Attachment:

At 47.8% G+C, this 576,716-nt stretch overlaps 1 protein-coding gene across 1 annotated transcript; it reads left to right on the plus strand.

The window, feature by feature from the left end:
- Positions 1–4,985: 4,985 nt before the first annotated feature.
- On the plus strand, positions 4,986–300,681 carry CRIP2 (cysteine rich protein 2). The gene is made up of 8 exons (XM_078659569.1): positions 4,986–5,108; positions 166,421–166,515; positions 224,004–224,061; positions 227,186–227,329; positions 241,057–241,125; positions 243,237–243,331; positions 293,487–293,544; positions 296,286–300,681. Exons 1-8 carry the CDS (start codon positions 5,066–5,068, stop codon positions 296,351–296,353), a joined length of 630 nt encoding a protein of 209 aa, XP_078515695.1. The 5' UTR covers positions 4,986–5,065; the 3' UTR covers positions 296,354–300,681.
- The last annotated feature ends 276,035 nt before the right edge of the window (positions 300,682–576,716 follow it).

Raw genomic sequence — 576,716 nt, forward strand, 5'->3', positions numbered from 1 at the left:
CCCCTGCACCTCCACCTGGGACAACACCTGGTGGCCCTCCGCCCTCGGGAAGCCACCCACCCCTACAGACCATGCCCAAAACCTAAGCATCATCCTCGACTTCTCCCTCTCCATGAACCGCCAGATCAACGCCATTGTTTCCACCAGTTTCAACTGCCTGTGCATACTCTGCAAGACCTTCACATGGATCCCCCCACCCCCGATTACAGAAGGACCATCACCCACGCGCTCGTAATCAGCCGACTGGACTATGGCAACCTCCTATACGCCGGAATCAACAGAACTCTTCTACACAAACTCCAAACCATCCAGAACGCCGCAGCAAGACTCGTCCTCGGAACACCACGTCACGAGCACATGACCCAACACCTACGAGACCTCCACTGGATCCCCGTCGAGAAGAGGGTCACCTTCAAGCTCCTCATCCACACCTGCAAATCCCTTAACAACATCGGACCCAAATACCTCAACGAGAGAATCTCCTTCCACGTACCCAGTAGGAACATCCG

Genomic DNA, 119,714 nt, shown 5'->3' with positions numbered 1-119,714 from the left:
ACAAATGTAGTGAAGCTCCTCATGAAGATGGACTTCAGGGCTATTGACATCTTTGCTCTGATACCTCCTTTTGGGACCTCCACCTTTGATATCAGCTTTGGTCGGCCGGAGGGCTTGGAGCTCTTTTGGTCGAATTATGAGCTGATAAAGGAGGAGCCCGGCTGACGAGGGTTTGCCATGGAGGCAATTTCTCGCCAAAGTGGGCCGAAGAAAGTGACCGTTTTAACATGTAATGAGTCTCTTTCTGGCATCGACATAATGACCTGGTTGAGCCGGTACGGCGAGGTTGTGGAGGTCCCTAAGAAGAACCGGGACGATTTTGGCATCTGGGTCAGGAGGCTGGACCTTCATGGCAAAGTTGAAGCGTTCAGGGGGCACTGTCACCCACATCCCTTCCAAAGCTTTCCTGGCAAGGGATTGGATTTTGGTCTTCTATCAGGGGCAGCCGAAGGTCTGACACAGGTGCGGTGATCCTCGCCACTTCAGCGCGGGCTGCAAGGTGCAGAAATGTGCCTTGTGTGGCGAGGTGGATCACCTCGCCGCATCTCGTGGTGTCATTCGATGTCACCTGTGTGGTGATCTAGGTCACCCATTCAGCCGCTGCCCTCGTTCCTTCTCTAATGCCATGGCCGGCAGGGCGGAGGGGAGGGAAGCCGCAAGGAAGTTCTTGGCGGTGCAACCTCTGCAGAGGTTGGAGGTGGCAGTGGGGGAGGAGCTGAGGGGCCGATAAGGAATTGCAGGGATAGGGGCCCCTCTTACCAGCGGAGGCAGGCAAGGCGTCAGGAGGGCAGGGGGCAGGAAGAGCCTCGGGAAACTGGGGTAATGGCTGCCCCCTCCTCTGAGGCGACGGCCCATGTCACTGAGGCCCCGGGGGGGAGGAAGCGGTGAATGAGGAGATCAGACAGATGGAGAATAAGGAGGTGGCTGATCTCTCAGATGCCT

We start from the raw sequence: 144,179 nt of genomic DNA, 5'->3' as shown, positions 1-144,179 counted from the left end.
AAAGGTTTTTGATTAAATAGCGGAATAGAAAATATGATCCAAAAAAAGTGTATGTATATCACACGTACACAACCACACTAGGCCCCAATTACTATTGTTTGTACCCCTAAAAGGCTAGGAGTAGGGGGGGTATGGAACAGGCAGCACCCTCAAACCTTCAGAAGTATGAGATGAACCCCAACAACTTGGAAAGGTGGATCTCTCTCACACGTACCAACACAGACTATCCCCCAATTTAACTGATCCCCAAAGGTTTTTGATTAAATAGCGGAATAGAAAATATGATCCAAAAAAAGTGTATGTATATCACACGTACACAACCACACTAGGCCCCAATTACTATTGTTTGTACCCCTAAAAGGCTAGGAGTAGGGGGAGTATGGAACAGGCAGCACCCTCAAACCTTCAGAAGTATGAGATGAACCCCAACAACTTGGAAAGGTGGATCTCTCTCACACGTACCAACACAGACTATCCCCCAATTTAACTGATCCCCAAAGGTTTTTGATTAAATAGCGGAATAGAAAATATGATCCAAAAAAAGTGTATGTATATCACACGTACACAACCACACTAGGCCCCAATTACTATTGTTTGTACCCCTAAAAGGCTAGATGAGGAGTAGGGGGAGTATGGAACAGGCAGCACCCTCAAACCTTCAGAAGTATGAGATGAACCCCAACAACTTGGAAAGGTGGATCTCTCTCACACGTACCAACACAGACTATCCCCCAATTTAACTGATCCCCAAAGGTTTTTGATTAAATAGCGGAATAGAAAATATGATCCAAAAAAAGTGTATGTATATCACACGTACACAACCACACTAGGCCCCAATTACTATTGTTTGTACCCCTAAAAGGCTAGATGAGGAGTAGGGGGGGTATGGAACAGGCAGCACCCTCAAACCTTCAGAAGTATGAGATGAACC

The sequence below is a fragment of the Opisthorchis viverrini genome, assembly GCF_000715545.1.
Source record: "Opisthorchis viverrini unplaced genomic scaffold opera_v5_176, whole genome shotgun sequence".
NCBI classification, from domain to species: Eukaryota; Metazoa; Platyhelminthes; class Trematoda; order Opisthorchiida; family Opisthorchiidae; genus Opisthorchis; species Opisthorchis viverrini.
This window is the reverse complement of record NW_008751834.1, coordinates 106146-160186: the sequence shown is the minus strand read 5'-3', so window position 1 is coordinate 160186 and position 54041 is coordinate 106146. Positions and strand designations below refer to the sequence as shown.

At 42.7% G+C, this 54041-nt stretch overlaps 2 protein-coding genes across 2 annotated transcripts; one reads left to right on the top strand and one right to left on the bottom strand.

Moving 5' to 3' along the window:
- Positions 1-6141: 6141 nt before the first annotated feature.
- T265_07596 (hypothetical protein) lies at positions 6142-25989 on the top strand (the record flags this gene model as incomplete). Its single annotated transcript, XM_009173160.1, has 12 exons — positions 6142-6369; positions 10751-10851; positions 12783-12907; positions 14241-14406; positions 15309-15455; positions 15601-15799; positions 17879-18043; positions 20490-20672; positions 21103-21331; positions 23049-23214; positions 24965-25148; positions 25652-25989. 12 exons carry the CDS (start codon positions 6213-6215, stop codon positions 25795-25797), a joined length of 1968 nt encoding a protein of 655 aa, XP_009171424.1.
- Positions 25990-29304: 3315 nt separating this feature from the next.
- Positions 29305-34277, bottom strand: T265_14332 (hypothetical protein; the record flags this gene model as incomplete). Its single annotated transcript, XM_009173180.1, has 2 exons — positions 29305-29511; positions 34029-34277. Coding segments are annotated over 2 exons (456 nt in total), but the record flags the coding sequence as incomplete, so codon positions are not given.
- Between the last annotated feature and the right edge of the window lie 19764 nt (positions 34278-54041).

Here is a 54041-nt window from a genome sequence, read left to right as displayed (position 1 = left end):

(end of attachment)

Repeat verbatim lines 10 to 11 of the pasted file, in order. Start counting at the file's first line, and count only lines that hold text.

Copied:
We start from the raw sequence: 144,179 nt of genomic DNA, 5'->3' as shown, positions 1-144,179 counted from the left end.
AAAGGTTTTTGATTAAATAGCGGAATAGAAAATATGATCCAAAAAAAGTGTATGTATATCACACGTACACAACCACACTAGGCCCCAATTACTATTGTTTGTACCCCTAAAAGGCTAGGAGTAGGGGGGGTATGGAACAGGCAGCACCCTCAAACCTTCAGAAGTATGAGATGAACCCCAACAACTTGGAAAGGTGGATCTCTCTCACACGTACCAACACAGACTATCCCCCAATTTAACTGATCCCCAAAGGTTTTTGATTAAATAGCGGAATAGAAAATATGATCCAAAAAAAGTGTATGTATATCACACGTACACAACCACACTAGGCCCCAATTACTATTGTTTGTACCCCTAAAAGGCTAGGAGTAGGGGGAGTATGGAACAGGCAGCACCCTCAAACCTTCAGAAGTATGAGATGAACCCCAACAACTTGGAAAGGTGGATCTCTCTCACACGTACCAACACAGACTATCCCCCAATTTAACTGATCCCCAAAGGTTTTTGATTAAATAGCGGAATAGAAAATATGATCCAAAAAAAGTGTATGTATATCACACGTACACAACCACACTAGGCCCCAATTACTATTGTTTGTACCCCTAAAAGGCTAGATGAGGAGTAGGGGGAGTATGGAACAGGCAGCACCCTCAAACCTTCAGAAGTATGAGATGAACCCCAACAACTTGGAAAGGTGGATCTCTCTCACACGTACCAACACAGACTATCCCCCAATTTAACTGATCCCCAAAGGTTTTTGATTAAATAGCGGAATAGAAAATATGATCCAAAAAAAGTGTATGTATATCACACGTACACAACCACACTAGGCCCCAATTACTATTGTTTGTACCCCTAAAAGGCTAGATGAGGAGTAGGGGGGGTATGGAACAGGCAGCACCCTCAAACCTTCAGAAGTATGAGATGAACC